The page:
Session 506: The Canterbury Tales Revisited
Tuesday 11 July 2006, 09.00-10.30
|David Matthews, Department of English & American Studies, University of Manchester
|Chaucer's Franklin's Tale, the Good Life, and the Gift
Index terms: Anthropology, Economics - General, Language and Literature - Middle English
|Queer Punishments: Tragic and Comic Sodomy in the Death of Edward II and Chaucer's Miller's Tale
Index terms: Art History - General, Language and Literature - Middle English, Language and Literature - German, Sexuality
|Displaying Rape: Medieval Legal Discourse and Critics of Chaucer's Reeve's Tale
Index terms: Gender Studies, Language and Literature - Middle English, Law
|The Monk's Tale as Pseudo-Sermon
Index terms: Language and Literature - Middle English, Liturgy, Religious Life, Rhetoric
Abstract paper -a: This paper will examine the Franklin's interest in hospitality, generosity and 'gentilesse' in terms of the modern anthropological trope of 'the gift', utilising contemporary medieval theories of grace and twentienth-century insights into the impossibility of pure altruistic giving. I will seek to discover whether there is an alternative to the two extreme and polarised views of the Franklin's character (the perfectly moral and the vulgar) that have prevailed in the scholarship on the tale. I shall also look at the mechanism for resolution of the moral dilemma in the tale itself, to see to what extent the Franklin projects a distinctive view of 'gentilesse' into the tale he tells.
Abstract paper -b: Edward II was assassinated for his homosexual relationship with Hugh Despenser. He was allegedly sodomized with a red hot poker. This paper will focus on the resonances this act would have had for Chaucer and his audience, in particular in the denouement of the Miller's Tale, where Nicholas is sodomized by his rival Absolon. I will also explore the widespread use of this 'comic' motif in the visual arts as seen in the pages of illuminated manuscripts.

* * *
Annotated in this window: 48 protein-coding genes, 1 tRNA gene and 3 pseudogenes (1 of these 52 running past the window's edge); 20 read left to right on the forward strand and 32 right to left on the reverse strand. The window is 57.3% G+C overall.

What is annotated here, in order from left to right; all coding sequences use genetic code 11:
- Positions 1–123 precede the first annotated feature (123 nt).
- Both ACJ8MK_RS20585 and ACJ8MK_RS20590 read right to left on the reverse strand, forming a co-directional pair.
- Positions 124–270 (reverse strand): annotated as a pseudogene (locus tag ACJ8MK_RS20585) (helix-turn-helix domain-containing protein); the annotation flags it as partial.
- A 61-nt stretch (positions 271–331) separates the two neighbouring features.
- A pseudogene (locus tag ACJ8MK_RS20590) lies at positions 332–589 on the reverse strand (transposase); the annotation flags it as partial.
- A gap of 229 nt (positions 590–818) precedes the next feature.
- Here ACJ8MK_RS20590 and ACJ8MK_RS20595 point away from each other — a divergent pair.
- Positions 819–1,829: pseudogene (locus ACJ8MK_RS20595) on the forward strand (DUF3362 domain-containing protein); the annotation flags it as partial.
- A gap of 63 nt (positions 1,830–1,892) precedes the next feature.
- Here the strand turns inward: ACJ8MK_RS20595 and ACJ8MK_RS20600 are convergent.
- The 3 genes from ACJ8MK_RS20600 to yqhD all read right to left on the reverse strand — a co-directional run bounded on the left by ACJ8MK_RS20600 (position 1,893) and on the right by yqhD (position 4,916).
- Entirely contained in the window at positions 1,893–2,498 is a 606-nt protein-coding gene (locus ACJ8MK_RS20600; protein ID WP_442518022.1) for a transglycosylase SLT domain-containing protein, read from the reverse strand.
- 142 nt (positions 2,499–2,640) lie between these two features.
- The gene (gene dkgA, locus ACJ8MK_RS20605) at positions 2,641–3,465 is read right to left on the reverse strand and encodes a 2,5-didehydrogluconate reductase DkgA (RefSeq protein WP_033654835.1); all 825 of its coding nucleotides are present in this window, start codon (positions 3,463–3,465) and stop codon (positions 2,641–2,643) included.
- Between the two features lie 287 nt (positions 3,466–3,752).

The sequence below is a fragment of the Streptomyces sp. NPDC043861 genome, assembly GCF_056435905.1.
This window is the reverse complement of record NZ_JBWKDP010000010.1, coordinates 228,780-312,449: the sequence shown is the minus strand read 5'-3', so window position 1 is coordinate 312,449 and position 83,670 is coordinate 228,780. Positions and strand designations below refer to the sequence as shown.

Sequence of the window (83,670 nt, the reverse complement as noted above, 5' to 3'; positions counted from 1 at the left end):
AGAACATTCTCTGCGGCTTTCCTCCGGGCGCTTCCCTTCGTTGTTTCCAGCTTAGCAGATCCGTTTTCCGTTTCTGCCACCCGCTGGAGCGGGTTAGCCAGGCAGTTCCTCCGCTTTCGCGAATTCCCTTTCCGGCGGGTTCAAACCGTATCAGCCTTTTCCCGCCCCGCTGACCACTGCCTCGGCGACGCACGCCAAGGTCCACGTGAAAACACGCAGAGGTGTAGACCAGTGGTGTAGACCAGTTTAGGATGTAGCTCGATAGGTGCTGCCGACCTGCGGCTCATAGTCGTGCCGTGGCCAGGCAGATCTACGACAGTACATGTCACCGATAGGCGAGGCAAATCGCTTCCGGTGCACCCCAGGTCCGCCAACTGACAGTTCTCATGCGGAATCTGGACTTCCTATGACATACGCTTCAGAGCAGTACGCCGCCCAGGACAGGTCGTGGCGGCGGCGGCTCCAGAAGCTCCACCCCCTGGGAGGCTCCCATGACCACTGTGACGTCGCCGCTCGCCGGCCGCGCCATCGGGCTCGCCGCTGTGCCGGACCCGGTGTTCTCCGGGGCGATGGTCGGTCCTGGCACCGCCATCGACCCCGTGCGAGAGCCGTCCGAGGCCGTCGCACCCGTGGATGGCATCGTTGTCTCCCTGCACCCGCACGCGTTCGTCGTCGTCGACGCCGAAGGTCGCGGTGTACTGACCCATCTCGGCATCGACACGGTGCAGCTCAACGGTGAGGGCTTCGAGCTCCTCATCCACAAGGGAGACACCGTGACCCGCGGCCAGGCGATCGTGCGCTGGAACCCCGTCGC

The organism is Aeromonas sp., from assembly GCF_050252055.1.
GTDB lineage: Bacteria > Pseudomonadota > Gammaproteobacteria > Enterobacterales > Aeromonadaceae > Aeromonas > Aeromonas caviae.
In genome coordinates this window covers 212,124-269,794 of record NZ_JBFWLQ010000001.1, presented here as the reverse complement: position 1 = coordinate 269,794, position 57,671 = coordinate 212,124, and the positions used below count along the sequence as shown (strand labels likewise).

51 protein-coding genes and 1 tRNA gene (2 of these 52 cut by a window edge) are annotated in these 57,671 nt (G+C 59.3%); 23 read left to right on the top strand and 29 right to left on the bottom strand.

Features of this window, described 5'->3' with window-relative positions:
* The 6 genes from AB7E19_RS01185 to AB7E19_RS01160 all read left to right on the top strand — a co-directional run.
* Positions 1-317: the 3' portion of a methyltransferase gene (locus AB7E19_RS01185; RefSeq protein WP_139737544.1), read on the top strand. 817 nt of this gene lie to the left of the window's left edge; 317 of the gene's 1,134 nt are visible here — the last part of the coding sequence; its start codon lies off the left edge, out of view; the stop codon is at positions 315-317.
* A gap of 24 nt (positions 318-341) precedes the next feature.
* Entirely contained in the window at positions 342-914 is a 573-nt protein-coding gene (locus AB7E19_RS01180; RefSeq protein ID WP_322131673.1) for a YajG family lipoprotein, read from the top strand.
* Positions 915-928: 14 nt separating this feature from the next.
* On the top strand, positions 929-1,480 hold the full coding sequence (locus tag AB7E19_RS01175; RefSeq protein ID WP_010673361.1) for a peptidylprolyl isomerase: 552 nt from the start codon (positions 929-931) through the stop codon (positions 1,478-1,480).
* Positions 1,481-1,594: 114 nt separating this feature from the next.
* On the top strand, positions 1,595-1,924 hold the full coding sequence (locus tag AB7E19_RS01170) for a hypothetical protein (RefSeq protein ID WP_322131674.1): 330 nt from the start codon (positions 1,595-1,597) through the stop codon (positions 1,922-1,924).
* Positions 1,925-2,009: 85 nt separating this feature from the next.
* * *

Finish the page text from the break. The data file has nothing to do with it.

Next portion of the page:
Abstract paper -c: Scholars often confront the sexual violence in Chaucer's poetry, but show a surprising refusal to interpret the sexual encounters of The Reeve's Tale as rapes, usually labeling them 'seductions'. I argue that this interpretation participates in an erasure of sexual violence encouraged by certain 14th-century English legal discourses, specifically, those positioning the public display of a woman's bruised, bleeding body as the most acceptable proof of rape, and appropriated by Chaucer in this tale. Reading the rapes in The Reeve's Tale as seductions perpetuates a cultural tolerance, inherited from medieval legal discourse, for erasing sexual violence by demanding its public display.
Abstract paper -d: This paper proposes that in delivering his so-called 'tragedies' the Monk appropriates (and misuses) elements of the medieval sermon, thus attempting to suffuse his tales and himself with an aspect of holiness. His miserable failure to successfully use elements of a genre he ought to be familiar with furthers his status as a farcical figure in both the pilgrim's eyes and (ought to do so) in the eyes of Chaucer's readers.